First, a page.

Interview by Alisa Müller
As a marginalised group, people experiencing homelessness are disproportionately susceptible to violence at the hands of right-wing groups. But societal attitudes towards homelessness also plays a role in this, says political scientist Martin Stammler in his interview with Strassenkreuzer, a street paper based in Nuremburg, Germany.
Strassenkreuzer: The sight of people experiencing homelessness can result in compassion, shame or wilful ignorance, but some people also react with anger or hatred. Why?
Martin Stammler: The fact that we live in a capitalist society plays a role. To be able to achieve something oneself, to be able to earn one’s own living, is the yardstick.
Looking at others who cannot, or do not want to, do this can easily go hand in hand with devaluation: “That person is too lazy, lives at the expense of the state and thus also at my expense, because I pay taxes,” people may say.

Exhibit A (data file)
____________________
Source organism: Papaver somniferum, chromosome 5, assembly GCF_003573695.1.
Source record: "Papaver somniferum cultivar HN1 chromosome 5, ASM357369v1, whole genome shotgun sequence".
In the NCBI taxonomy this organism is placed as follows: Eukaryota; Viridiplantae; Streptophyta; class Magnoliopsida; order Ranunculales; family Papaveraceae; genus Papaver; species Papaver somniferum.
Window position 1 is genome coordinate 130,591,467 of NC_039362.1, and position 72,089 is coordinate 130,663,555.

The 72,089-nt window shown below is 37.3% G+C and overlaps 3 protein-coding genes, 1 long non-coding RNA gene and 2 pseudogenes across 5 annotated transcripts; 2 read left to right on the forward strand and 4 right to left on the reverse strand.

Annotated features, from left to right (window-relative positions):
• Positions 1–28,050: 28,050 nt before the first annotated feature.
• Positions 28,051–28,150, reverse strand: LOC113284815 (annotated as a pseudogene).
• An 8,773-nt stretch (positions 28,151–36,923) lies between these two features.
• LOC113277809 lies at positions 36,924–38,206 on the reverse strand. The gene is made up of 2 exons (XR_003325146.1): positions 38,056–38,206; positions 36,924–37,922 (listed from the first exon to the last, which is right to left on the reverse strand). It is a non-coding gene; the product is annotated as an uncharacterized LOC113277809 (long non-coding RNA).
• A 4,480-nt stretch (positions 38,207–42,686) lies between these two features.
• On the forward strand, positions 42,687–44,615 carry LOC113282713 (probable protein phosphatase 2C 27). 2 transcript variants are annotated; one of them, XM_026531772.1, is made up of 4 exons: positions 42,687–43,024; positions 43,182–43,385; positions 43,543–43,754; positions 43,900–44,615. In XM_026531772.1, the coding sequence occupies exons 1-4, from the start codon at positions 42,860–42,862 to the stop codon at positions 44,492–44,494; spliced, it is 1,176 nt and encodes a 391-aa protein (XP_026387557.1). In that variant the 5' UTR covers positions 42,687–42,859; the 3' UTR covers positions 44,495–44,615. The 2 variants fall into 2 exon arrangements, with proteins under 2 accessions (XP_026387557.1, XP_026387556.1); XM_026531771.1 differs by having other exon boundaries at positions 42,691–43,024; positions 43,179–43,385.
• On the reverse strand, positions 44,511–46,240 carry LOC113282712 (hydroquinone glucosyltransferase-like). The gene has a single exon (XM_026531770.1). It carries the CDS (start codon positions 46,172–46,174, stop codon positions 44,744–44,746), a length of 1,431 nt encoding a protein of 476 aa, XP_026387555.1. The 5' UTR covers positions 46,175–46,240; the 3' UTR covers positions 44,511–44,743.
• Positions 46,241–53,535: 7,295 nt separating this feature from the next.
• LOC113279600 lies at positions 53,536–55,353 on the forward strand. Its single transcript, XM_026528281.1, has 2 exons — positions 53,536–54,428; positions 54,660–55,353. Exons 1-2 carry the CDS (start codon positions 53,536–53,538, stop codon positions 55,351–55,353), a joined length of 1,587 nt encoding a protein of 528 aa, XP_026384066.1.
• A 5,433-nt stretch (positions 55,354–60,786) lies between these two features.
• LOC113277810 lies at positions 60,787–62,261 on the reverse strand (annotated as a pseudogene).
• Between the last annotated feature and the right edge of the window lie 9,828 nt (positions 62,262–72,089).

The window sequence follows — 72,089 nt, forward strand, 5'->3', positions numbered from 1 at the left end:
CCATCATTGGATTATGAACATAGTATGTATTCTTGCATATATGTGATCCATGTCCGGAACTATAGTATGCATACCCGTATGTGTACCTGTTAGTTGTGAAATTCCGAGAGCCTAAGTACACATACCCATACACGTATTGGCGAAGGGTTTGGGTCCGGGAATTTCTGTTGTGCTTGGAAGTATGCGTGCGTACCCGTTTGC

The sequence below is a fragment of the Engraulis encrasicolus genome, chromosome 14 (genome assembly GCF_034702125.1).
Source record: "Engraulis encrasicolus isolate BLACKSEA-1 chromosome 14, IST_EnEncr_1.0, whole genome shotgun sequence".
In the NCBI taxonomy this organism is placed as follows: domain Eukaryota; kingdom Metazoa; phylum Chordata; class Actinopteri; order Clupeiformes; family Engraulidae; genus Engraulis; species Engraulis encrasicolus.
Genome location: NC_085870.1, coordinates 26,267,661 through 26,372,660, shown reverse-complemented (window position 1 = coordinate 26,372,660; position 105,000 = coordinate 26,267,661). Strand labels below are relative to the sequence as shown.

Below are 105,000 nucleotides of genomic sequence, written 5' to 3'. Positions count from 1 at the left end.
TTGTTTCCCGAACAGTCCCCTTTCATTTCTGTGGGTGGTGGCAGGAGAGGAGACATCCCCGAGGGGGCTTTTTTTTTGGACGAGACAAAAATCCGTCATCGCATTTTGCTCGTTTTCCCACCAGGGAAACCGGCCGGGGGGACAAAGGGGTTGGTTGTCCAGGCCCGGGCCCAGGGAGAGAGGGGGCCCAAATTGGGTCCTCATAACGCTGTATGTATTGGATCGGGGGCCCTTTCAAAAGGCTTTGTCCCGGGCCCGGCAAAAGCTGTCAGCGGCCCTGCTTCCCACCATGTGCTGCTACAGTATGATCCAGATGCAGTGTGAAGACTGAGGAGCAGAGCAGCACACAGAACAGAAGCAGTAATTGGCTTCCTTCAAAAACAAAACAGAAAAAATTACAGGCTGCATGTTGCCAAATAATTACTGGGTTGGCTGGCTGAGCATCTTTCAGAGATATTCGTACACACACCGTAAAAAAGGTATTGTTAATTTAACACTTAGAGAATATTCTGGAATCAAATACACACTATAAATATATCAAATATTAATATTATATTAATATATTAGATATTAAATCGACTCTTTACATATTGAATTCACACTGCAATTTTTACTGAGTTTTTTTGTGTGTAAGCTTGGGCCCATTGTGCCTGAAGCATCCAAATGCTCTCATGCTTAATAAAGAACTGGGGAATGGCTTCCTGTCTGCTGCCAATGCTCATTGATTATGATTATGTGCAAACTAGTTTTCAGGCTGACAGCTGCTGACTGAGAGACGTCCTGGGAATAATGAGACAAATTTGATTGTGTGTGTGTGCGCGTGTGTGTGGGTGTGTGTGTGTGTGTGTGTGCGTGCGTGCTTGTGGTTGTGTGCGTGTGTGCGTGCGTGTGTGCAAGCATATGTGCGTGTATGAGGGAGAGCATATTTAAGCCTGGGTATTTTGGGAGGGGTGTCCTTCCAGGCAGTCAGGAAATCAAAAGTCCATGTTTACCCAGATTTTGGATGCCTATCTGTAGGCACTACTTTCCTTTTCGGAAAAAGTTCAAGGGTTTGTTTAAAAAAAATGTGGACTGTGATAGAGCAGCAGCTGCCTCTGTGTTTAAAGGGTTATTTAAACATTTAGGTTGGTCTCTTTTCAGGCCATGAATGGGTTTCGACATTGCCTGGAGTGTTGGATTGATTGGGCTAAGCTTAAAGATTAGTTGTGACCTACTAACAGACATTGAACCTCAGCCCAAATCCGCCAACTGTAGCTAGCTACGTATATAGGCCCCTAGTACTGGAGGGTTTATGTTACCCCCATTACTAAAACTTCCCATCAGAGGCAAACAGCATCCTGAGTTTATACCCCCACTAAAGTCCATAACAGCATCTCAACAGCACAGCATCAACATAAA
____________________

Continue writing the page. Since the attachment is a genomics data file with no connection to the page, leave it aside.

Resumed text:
One could also say: “I am perhaps not quite as poor as you, but we should actually work together to ensure that wealth is better distributed.” Instead, people often set themselves apart from those who are even poorer. Social Darwinism occurs most often in groups that live on the poverty line themselves.
What is Social Darwinism?
It comes from the idea that the strongest prevail in evolutionary terms. Social Darwinism is – to put it simply – the application of the theory of evolution to the social structure of human beings. This means that anyone who cannot make it on their own, who is not strong enough on their own, does not deserve to live or survive in our world in dignity.
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